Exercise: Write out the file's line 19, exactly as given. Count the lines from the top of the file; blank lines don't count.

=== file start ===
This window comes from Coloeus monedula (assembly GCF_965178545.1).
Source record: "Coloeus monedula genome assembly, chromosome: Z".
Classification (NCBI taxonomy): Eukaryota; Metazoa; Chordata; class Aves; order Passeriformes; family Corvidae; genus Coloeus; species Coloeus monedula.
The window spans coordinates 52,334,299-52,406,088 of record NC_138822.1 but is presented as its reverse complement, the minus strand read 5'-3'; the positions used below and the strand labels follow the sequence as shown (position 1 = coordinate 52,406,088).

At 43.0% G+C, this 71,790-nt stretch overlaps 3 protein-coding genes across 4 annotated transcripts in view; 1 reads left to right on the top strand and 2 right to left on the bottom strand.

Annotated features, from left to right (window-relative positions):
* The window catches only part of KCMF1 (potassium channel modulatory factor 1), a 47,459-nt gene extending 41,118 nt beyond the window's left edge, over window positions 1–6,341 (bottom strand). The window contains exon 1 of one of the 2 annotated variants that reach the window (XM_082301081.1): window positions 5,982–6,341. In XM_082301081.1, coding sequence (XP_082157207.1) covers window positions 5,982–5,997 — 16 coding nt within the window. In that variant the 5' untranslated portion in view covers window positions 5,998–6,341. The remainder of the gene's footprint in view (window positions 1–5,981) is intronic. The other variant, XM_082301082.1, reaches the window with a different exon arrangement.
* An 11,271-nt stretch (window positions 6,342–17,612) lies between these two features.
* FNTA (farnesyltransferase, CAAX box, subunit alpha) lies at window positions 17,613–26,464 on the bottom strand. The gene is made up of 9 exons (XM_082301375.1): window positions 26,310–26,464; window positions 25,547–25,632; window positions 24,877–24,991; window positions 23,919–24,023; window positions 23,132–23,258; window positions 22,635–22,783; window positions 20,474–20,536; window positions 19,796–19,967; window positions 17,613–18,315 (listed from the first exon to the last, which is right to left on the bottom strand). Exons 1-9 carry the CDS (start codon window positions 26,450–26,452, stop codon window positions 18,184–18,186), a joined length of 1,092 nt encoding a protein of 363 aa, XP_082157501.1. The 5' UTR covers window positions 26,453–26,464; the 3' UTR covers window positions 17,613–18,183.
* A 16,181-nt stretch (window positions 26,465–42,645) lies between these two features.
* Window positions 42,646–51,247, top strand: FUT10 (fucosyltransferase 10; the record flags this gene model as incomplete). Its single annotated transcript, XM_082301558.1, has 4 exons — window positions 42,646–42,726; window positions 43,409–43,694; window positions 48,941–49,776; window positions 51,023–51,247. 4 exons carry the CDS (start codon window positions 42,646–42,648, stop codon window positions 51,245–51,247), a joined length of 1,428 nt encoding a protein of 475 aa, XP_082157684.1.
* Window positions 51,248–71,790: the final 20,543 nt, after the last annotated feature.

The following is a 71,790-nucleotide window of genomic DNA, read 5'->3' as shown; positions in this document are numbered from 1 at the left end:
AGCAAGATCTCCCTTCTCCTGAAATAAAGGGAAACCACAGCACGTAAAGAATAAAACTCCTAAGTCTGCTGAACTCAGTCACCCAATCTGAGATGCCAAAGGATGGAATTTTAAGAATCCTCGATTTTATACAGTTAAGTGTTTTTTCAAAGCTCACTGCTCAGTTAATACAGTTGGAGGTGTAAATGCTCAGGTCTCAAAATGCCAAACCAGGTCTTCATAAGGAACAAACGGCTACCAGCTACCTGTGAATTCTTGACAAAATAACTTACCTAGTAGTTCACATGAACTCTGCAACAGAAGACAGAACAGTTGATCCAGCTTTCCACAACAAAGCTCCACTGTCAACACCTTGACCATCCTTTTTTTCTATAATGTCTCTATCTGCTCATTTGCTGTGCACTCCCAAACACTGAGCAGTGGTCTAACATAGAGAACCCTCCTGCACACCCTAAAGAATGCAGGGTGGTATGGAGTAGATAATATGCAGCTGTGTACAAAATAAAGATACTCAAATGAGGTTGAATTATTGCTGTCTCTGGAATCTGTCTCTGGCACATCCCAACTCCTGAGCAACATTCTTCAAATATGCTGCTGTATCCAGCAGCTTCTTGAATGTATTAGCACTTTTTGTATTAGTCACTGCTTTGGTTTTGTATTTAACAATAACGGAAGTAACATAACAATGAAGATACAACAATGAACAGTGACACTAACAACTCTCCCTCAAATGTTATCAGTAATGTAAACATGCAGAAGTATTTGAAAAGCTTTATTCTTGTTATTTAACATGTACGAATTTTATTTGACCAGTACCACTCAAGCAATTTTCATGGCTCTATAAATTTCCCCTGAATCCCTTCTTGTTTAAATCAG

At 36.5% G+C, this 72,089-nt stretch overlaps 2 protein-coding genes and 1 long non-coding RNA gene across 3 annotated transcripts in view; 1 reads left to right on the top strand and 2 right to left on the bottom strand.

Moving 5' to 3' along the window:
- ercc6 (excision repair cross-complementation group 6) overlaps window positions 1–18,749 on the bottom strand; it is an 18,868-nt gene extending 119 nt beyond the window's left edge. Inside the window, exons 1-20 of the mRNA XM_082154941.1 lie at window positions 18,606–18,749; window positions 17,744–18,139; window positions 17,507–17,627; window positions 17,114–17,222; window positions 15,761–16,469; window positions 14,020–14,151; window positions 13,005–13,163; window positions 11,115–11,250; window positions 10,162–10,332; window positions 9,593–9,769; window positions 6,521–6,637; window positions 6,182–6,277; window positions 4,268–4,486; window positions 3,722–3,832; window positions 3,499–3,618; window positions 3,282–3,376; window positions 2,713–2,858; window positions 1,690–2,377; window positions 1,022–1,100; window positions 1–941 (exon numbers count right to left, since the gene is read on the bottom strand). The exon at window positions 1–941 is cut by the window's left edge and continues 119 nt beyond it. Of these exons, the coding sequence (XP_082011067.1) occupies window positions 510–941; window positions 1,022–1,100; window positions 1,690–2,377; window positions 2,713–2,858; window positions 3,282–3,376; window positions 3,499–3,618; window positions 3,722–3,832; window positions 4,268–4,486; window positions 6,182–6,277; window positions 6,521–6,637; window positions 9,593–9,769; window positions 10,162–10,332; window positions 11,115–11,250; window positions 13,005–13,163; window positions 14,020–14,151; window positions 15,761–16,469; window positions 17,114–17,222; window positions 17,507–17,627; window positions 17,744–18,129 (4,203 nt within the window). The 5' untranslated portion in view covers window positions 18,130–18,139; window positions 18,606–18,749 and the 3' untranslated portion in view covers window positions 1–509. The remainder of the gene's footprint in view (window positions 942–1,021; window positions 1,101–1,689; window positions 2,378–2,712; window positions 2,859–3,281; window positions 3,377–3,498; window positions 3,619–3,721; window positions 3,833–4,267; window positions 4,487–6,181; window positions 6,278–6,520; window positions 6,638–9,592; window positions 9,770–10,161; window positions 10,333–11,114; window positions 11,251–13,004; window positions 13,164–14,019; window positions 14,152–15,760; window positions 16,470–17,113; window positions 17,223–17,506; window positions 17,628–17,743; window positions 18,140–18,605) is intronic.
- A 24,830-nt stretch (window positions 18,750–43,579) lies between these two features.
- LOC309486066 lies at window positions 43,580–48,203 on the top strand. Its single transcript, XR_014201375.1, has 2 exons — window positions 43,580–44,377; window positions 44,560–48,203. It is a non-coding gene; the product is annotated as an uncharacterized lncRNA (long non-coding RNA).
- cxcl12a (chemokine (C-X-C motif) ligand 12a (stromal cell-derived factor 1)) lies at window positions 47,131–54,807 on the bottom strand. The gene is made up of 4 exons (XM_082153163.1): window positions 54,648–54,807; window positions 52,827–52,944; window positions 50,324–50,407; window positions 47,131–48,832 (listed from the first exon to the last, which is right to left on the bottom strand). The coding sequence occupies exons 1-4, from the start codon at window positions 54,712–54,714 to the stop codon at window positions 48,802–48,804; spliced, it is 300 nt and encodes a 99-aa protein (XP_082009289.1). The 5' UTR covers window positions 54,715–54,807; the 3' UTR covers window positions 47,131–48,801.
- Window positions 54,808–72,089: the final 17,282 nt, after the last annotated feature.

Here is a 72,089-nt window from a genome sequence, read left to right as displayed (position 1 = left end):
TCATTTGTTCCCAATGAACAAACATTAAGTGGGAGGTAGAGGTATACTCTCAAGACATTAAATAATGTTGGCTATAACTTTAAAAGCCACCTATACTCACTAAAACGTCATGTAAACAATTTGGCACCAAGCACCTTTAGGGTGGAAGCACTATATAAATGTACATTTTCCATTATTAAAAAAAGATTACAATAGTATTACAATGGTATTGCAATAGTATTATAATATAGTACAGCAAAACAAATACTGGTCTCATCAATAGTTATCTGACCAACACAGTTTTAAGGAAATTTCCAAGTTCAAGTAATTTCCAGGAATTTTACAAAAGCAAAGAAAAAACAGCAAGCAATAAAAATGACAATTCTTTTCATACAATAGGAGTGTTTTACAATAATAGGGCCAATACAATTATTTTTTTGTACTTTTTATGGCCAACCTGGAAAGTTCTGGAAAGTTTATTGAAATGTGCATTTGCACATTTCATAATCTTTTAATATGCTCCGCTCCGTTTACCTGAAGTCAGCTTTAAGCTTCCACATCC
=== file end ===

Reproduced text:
- LOC309486066 lies at window positions 43,580–48,203 on the top strand. Its single transcript, XR_014201375.1, has 2 exons — window positions 43,580–44,377; window positions 44,560–48,203. It is a non-coding gene; the product is annotated as an uncharacterized lncRNA (long non-coding RNA).